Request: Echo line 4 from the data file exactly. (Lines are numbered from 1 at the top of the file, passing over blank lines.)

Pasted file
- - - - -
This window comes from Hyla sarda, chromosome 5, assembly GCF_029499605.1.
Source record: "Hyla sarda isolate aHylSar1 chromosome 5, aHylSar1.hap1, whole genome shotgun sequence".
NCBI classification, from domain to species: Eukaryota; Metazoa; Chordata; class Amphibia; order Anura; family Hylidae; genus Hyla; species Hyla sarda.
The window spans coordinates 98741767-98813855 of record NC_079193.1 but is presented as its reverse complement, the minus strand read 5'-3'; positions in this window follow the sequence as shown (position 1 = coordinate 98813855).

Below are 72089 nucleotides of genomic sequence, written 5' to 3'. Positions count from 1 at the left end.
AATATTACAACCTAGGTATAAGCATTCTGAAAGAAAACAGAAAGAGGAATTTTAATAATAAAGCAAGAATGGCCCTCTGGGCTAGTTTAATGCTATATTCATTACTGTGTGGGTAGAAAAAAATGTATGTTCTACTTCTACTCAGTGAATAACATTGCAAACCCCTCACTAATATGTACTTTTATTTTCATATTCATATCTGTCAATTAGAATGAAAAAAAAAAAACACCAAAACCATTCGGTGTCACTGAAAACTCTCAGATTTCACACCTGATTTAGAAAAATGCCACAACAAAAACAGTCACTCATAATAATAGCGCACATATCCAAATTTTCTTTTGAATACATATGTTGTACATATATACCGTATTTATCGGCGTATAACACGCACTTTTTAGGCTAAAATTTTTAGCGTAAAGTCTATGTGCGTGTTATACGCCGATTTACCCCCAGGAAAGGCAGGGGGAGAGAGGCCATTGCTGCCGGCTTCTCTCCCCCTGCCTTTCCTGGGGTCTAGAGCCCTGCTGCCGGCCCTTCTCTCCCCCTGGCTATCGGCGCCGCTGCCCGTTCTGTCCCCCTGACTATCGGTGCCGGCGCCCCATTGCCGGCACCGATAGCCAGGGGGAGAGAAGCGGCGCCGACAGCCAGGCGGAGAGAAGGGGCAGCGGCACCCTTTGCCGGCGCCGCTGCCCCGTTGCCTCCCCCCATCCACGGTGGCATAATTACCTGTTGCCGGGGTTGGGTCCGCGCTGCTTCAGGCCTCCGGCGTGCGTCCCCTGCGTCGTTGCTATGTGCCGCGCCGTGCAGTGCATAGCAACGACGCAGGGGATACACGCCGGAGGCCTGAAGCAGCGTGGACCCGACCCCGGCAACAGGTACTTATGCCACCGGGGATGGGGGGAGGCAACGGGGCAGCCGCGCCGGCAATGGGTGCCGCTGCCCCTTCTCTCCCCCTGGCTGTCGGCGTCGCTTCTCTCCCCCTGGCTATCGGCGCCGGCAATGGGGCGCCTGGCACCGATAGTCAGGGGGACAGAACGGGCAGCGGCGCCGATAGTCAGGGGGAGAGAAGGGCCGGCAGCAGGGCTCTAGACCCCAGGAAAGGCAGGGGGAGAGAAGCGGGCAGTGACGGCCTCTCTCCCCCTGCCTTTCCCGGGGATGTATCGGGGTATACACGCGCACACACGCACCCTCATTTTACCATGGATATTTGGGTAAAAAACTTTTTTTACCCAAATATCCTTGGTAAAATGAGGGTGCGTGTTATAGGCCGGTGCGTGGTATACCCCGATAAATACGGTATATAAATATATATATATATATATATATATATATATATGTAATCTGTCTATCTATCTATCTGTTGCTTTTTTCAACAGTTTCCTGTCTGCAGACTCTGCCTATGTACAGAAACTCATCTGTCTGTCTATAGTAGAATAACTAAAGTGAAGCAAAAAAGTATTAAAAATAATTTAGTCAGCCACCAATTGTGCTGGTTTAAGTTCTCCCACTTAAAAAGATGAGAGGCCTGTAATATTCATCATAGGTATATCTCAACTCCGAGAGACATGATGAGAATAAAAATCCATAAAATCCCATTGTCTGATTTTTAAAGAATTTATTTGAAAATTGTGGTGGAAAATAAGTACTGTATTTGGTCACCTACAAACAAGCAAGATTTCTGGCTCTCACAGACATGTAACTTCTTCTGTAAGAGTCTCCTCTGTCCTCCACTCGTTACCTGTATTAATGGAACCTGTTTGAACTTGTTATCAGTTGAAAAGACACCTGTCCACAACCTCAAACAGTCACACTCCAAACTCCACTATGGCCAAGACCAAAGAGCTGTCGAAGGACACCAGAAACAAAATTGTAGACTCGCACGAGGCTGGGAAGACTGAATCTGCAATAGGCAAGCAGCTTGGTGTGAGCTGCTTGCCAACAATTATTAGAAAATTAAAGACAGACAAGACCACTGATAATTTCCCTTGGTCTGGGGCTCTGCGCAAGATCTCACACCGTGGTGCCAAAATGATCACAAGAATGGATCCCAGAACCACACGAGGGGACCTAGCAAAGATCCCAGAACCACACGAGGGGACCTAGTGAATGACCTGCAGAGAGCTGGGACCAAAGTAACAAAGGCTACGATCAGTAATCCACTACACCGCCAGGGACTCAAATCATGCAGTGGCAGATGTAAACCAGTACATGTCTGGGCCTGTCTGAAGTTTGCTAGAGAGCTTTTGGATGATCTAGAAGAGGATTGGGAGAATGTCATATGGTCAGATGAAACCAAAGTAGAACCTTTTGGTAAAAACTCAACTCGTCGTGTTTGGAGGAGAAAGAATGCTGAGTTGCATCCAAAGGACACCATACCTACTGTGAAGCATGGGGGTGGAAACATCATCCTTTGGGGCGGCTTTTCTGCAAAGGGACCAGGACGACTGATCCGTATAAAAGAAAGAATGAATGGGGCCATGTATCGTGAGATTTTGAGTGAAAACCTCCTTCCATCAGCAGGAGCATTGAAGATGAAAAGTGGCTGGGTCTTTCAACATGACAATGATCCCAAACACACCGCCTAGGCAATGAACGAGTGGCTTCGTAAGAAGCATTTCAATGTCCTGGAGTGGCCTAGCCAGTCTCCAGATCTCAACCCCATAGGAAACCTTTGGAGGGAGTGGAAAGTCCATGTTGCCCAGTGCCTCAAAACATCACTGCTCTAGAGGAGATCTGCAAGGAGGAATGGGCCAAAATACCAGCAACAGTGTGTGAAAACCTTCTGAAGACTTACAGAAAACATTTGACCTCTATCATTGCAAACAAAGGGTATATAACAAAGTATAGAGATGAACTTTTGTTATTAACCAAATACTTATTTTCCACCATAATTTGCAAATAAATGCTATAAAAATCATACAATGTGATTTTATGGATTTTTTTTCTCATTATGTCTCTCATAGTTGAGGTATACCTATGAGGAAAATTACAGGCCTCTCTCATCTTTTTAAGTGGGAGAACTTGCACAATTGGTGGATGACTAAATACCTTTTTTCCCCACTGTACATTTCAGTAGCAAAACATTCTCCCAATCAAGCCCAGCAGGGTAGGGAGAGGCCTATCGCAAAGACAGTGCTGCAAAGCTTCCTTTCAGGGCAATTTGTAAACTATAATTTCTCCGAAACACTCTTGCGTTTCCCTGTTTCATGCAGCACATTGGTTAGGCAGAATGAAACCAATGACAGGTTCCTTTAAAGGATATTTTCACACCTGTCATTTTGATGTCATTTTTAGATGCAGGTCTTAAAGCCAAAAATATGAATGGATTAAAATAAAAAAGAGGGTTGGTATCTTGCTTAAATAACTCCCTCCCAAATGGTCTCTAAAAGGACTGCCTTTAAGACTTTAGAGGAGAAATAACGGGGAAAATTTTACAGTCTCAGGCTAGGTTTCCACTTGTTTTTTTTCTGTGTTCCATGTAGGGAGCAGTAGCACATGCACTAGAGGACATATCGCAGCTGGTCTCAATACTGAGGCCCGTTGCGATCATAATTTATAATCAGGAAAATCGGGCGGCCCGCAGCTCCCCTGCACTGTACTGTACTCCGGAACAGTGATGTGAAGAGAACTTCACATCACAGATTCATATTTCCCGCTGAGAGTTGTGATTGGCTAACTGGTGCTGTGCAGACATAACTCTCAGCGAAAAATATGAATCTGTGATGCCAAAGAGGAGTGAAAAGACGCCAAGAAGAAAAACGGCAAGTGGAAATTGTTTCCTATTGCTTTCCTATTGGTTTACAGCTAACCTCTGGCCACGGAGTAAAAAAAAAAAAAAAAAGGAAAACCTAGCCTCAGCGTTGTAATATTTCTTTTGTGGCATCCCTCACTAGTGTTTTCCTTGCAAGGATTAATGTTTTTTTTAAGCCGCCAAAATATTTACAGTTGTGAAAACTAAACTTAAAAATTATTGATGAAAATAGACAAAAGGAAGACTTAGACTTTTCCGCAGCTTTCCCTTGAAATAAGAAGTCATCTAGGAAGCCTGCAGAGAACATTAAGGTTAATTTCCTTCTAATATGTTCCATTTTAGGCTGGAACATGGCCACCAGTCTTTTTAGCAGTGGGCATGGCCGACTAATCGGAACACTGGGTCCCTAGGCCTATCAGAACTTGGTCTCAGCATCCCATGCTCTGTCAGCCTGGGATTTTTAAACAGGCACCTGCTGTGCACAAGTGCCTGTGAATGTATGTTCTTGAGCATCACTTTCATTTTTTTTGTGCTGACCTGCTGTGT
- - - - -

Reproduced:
The window spans coordinates 98741767-98813855 of record NC_079193.1 but is presented as its reverse complement, the minus strand read 5'-3'; positions in this window follow the sequence as shown (position 1 = coordinate 98813855).